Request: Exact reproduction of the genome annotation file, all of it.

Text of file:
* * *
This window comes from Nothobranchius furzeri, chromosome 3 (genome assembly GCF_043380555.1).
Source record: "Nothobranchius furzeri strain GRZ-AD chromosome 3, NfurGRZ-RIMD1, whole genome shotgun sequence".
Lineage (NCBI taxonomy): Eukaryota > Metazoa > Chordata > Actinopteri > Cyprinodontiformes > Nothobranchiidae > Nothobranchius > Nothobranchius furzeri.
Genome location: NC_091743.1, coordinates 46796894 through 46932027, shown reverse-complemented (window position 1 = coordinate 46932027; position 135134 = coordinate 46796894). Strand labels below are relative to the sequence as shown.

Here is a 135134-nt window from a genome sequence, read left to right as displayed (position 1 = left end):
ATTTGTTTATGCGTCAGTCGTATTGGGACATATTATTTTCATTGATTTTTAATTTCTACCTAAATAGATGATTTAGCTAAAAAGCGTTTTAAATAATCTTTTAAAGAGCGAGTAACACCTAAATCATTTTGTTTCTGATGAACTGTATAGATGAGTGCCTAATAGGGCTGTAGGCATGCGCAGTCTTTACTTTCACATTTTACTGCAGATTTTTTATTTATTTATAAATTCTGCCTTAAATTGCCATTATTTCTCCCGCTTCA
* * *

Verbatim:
This window comes from Nothobranchius furzeri, chromosome 3 (genome assembly GCF_043380555.1).
Source record: "Nothobranchius furzeri strain GRZ-AD chromosome 3, NfurGRZ-RIMD1, whole genome shotgun sequence".
Lineage (NCBI taxonomy): Eukaryota > Metazoa > Chordata > Actinopteri > Cyprinodontiformes > Nothobranchiidae > Nothobranchius > Nothobranchius furzeri.
Genome location: NC_091743.1, coordinates 46796894 through 46932027, shown reverse-complemented (window position 1 = coordinate 46932027; position 135134 = coordinate 46796894). Strand labels below are relative to the sequence as shown.

Here is a 135134-nt window from a genome sequence, read left to right as displayed (position 1 = left end):
ATTTGTTTATGCGTCAGTCGTATTGGGACATATTATTTTCATTGATTTTTAATTTCTACCTAAATAGATGATTTAGCTAAAAAGCGTTTTAAATAATCTTTTAAAGAGCGAGTAACACCTAAATCATTTTGTTTCTGATGAACTGTATAGATGAGTGCCTAATAGGGCTGTAGGCATGCGCAGTCTTTACTTTCACATTTTACTGCAGATTTTTTATTTATTTATAAATTCTGCCTTAAATTGCCATTATTTCTCCCGCTTCA